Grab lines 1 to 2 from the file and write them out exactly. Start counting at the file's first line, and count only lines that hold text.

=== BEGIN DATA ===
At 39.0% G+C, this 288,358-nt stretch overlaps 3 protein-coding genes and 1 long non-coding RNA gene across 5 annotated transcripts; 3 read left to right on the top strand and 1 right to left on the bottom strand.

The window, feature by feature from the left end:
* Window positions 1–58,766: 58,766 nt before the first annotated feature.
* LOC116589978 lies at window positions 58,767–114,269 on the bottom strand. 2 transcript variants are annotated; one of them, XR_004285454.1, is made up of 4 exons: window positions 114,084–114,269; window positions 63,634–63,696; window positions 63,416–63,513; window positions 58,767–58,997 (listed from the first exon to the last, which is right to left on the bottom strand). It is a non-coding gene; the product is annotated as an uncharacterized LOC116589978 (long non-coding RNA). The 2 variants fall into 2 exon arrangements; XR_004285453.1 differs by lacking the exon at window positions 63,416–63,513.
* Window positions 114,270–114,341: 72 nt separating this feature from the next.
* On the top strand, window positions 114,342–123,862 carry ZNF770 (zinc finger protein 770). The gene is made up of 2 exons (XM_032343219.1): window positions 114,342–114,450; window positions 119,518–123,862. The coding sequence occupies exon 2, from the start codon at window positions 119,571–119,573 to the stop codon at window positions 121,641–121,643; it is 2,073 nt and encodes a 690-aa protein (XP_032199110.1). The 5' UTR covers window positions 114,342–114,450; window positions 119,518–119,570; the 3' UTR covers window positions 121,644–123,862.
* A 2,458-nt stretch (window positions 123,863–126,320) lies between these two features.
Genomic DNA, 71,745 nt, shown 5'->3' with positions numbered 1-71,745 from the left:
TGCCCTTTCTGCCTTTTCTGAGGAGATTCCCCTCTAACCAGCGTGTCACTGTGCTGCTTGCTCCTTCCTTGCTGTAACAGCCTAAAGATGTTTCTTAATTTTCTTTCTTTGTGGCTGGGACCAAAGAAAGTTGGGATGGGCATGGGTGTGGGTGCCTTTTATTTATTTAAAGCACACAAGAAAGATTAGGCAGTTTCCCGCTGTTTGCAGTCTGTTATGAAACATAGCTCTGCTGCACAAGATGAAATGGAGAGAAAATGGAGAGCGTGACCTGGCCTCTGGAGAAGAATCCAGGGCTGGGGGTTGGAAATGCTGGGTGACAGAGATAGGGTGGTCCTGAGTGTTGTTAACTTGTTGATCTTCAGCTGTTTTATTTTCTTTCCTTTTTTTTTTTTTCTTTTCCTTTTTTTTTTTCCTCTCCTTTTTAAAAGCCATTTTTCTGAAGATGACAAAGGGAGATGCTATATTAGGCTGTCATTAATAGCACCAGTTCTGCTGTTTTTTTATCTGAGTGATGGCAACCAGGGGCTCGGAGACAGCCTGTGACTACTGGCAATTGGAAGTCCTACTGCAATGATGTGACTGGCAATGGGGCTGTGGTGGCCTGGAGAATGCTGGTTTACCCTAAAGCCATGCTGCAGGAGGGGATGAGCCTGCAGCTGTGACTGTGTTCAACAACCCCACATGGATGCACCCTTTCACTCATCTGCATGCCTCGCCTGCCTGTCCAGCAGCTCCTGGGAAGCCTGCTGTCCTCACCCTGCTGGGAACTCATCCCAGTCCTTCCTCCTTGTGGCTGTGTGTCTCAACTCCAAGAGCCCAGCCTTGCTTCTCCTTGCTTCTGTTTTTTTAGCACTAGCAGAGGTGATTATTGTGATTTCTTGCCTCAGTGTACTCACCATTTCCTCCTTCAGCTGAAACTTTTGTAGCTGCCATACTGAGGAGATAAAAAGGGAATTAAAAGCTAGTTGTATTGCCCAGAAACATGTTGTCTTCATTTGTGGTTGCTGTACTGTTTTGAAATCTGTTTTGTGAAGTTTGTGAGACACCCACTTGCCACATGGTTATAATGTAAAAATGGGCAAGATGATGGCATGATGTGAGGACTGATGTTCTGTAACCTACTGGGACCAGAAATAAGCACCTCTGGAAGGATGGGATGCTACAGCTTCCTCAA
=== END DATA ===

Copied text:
At 39.0% G+C, this 288,358-nt stretch overlaps 3 protein-coding genes and 1 long non-coding RNA gene across 5 annotated transcripts; 3 read left to right on the top strand and 1 right to left on the bottom strand.

The window, feature by feature from the left end: